Next week marks an important anniversary in our community’s history.
It was 100 years ago, on Aug. 10 to 12, 1910, that Sir Wilfrid Laurier, Prime Minister of Canada, made an extended visit to Red Deer. It was one of the most exciting official visits by a national political figure that Red Deer has ever experienced.
The visit was part of a two-month long tour of Western Canada. The prairies were the fastest growing part of the country. Since Laurier was acutely aware of the increasing importance of the region to the nation as a whole, he wanted to make an extensive visit to view the progress first hand. He also wanted to learn more about the issues and problems of the West.
News that Laurier would be including Red Deer as a major stop on his tour was received in early June. Committees were quickly struck to make the necessary plans. The local citizens not only wanted to suitably welcome the Prime Minister to the community; they also wanted to ensure the recognition of Red Deer as one of the centres of growth and prosperity in the West.
Laurier was scheduled to arrive in Red Deer on the afternoon of Wednesday Aug. 10 on a train from Edmonton. While brief stops were planned for Wetaskiwin, Ponoka and Lacombe on the way, Laurier was not scheduled to leave Red Deer until the morning of Aug. 12. Consequently, several Central Alberta communities agreed to join with Red Deer in organizing a major public meeting in the new Waskasoo Park next to Piper’s Mountain on Waskasoo Creek.
As part of the preparations, a very impressive archway was constructed at the intersection of Gaetz Ave. and Ross St. It had four large towers. It was covered in flags, bunting, sheaves of grain, and local produce. There were large signs with slogans of welcome and boosting Red Deer. The local Western General Electric power company donated several hundred bulbs so that the edifice could be lit up at night.
Huge crowds greeted Laurier’s arrival on the afternoon of Aug. 10. The official party, which included Laurier, Alberta Premier Arthur Sifton, several MPs, MLAs and local elected officials, made their way to the Civic Square on Ross St. for lengthy speeches of welcome.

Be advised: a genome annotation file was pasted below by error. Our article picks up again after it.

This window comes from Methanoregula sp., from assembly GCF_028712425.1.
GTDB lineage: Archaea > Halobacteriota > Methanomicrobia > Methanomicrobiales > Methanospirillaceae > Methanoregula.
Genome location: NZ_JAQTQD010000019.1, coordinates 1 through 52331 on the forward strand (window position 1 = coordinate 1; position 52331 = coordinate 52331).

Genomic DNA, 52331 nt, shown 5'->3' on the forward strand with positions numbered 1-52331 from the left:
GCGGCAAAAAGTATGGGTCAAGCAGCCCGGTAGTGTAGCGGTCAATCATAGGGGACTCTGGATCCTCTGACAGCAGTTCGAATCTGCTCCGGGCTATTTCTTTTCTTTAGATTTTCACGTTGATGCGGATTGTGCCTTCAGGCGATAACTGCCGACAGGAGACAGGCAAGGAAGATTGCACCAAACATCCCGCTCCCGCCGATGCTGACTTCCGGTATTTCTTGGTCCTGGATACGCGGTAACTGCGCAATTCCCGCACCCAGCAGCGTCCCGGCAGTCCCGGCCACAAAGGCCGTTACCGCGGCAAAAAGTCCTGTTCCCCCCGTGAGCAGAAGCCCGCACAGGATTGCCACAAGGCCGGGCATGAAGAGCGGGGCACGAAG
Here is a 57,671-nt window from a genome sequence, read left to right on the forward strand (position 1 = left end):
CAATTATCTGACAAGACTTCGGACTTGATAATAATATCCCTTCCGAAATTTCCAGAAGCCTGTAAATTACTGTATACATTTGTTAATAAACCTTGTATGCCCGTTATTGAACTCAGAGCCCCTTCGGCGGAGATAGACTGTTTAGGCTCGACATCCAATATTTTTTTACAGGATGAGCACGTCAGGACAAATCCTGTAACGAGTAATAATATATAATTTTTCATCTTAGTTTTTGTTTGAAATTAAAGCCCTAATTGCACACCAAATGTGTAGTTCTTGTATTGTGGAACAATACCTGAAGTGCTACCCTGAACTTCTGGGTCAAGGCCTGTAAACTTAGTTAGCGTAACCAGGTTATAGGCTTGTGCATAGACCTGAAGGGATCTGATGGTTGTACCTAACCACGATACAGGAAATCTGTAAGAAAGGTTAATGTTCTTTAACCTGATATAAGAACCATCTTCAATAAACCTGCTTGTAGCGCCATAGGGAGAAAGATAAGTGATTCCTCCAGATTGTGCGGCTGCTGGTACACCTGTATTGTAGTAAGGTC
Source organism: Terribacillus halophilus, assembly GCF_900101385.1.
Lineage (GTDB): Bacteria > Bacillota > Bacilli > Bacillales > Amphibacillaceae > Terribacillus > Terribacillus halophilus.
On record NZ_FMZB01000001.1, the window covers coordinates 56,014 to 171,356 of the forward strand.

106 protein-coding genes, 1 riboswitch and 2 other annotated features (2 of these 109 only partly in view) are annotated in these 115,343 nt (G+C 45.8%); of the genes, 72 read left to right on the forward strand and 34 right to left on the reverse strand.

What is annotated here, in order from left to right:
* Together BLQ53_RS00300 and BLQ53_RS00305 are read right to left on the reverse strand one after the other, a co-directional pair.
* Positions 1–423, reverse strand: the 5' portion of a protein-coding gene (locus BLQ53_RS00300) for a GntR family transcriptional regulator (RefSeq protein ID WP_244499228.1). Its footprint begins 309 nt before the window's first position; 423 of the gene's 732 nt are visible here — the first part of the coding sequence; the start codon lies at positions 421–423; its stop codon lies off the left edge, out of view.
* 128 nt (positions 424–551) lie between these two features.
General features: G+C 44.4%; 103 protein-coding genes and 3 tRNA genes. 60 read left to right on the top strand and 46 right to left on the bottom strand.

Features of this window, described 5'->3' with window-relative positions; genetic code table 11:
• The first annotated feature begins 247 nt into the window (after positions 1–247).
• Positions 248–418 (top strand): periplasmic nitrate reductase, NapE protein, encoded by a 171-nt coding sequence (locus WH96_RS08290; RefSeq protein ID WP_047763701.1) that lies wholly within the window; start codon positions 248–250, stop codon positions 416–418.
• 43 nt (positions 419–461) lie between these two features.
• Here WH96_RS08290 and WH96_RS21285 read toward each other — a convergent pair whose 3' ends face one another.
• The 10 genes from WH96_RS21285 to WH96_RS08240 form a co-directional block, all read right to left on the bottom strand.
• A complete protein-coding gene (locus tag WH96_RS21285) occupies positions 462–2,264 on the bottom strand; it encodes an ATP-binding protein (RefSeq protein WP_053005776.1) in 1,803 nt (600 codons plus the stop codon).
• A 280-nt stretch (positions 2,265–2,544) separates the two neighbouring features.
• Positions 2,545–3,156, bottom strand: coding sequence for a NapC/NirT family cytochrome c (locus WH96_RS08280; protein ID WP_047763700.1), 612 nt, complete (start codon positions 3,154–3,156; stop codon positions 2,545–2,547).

Special time was also given to the provincial president of the United Farmers of Alberta, James Bower of Red Deer, so that he could present the concerns and viewpoints of the farmers. So important was the speech to Bower that although he started to have a heart attack, he refused to be taken to hospital until after he had finished making his presentation to the prime minister.
After the civic reception, everyone headed to a spot on the South Hill for the driving of the first spike for the Alberta Central Railway. The ACR was a very ambitious venture and was part of a plan to help make Red Deer a major rail hub in Western Canada.
A sudden thunderstorm cut short the large public meeting the next day in Waskasoo Park. All those who were able quickly relocated to the Lyric Theatre on Ross St. where the speeches by the dignitaries continued. Unfortunately, the theatre owners had put heavy coats of shellac on the wooden seats the day before. Many of the attendees consequently left large portions of their clothing behind when they went to leave.
The visit wrapped up on the Thursday evening with an elaborate reception on the lawn of H.H. Gaetz’s large residence on Douglas (55) St.
Laurier departed early Friday morning after spending a second night in the Ellis mansion on the corner of Douglas St. and Poplar (46) Ave.
Despite the two thunderstorms and the other glitches, everyone agreed that the visit had been a wonderful success and that Red Deer had successfully asserted its rightful place on the new economic and political map of Canada.
Laurier also took many of the policy ideas presented to him in Red Deer and elsewhere during his Western tour and included them in his party’s platform in the 1911 federal election. Although the result was that Laurier and his Liberals won all but one seat in Alberta, (with a similar result in Saskatchewan), they were defeated nationally by Sir Robert Borden’s Conservatives.